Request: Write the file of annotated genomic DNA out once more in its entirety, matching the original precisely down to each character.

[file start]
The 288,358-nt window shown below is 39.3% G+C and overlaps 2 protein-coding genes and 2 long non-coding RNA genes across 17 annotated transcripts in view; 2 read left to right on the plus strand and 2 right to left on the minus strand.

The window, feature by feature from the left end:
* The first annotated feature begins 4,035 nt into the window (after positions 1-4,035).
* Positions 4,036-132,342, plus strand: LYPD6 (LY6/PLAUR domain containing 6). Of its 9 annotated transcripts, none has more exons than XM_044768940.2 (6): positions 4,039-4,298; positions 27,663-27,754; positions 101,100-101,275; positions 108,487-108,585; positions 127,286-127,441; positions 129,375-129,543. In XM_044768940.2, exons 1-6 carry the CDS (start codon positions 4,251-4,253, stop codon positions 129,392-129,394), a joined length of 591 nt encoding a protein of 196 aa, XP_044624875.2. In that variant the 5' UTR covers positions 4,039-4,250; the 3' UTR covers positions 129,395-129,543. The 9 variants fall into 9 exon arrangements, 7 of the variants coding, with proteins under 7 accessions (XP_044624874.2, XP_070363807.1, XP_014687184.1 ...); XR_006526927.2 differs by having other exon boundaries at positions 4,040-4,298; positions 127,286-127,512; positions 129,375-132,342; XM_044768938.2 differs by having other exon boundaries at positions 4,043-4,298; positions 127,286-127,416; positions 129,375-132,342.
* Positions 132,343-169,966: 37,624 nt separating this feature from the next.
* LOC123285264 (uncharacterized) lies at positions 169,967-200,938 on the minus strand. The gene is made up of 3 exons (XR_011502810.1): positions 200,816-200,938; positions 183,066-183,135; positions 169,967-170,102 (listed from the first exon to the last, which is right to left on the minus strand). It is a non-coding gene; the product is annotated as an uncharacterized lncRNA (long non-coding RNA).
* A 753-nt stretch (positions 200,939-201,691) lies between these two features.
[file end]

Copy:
The 288,358-nt window shown below is 39.3% G+C and overlaps 2 protein-coding genes and 2 long non-coding RNA genes across 17 annotated transcripts in view; 2 read left to right on the plus strand and 2 right to left on the minus strand.

The window, feature by feature from the left end:
* The first annotated feature begins 4,035 nt into the window (after positions 1-4,035).
* Positions 4,036-132,342, plus strand: LYPD6 (LY6/PLAUR domain containing 6). Of its 9 annotated transcripts, none has more exons than XM_044768940.2 (6): positions 4,039-4,298; positions 27,663-27,754; positions 101,100-101,275; positions 108,487-108,585; positions 127,286-127,441; positions 129,375-129,543. In XM_044768940.2, exons 1-6 carry the CDS (start codon positions 4,251-4,253, stop codon positions 129,392-129,394), a joined length of 591 nt encoding a protein of 196 aa, XP_044624875.2. In that variant the 5' UTR covers positions 4,039-4,250; the 3' UTR covers positions 129,395-129,543. The 9 variants fall into 9 exon arrangements, 7 of the variants coding, with proteins under 7 accessions (XP_044624874.2, XP_070363807.1, XP_014687184.1 ...); XR_006526927.2 differs by having other exon boundaries at positions 4,040-4,298; positions 127,286-127,512; positions 129,375-132,342; XM_044768938.2 differs by having other exon boundaries at positions 4,043-4,298; positions 127,286-127,416; positions 129,375-132,342.
* Positions 132,343-169,966: 37,624 nt separating this feature from the next.
* LOC123285264 (uncharacterized) lies at positions 169,967-200,938 on the minus strand. The gene is made up of 3 exons (XR_011502810.1): positions 200,816-200,938; positions 183,066-183,135; positions 169,967-170,102 (listed from the first exon to the last, which is right to left on the minus strand). It is a non-coding gene; the product is annotated as an uncharacterized lncRNA (long non-coding RNA).
* A 753-nt stretch (positions 200,939-201,691) lies between these two features.